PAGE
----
Learning to identify

05 Dec

With the various treatments and experiences I’ve gone through over the past 14 months I’m learning to identify with different groups of people:

1. When I had the radio-active spheres inserted into my liver I became an outcast for a week. I was not allowed closer than 3 metres from people. My food would be brought and placed 3 metres away for met collect. When I saw my wife needing comfort I was unable to get close to touch her or comfort her. I discovered what it was like to be a leper.

2. Following surgery last week I was hooked up to an epidural drip to ease the pain on the perineal wound. The down side was that my legs were initially totally unresponsive. No matter how much my brain tried to communicate with the muscles in my legs and ankles to move, there was no response and I had to move my legs into place by hand. One evening I felt under the sheet and discovered what I believed was a heat pad. It was my leg but I had no sensation in it. I discovered a little of what it must be like to be a paraplegic.

3. I eventually regained feeling in one leg and partial feeling in the other. I was encouraged to walk with the aid of a nurse. I could manage if my bad leg would lock at the knee. Occasionally it wouldn’t and would fold under me. I wondered if this might be what it is like for a stroke victim.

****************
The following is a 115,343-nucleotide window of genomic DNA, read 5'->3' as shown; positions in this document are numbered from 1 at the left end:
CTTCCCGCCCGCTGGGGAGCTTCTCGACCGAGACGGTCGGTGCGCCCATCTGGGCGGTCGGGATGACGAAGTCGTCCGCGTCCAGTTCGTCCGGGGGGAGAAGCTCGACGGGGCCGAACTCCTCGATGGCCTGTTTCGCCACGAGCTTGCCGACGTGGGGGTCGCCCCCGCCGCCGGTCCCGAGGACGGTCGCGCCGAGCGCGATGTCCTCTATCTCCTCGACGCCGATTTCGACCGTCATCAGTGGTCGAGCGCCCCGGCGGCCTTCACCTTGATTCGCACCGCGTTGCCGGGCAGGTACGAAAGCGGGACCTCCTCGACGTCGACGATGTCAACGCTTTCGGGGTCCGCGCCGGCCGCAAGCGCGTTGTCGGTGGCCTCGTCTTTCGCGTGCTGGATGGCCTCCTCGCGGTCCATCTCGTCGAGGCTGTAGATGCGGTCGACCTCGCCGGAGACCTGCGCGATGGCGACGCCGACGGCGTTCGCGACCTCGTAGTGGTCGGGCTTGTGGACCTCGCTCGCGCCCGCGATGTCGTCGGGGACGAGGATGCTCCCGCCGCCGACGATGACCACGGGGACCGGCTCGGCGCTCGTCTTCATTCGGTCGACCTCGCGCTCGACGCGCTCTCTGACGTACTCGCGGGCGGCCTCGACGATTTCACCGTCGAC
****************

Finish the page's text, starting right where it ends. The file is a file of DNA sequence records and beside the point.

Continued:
4. After the epidural drip was removed from my spine, feeling gradually returned to my nether regions. I had a long perineal wound with many stitches from the operation. Trying to sit on this wound was painful and walking would occasionally cause one or more stitches to pull which added to the discomfort. I now have utmost sympathy for any woman who has had perineal stitches following child-birth.

5. We all have two personas: one we present to the public and one we tend to keep private. Most of the time my attitude has remained positive and I have sought to find the silver lining in every cloud. I have never lost the sense of the Presence of God through every trial, but there have been times when certain procedures or treatments have seemed “a bridge too far”. There are times when it all seems too hard and there is a great desire to escape the pain one way or another. There have been times when heaven has seemed a very attractive alternative. After all. with the sure and certain hope that belongs to those who trust in Christ, death holds no fear. I will not be too critical of those who decide not to seek further treatment: those who appear to give up the fight for life.

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Posted by on 5 December, 2009 in Personal


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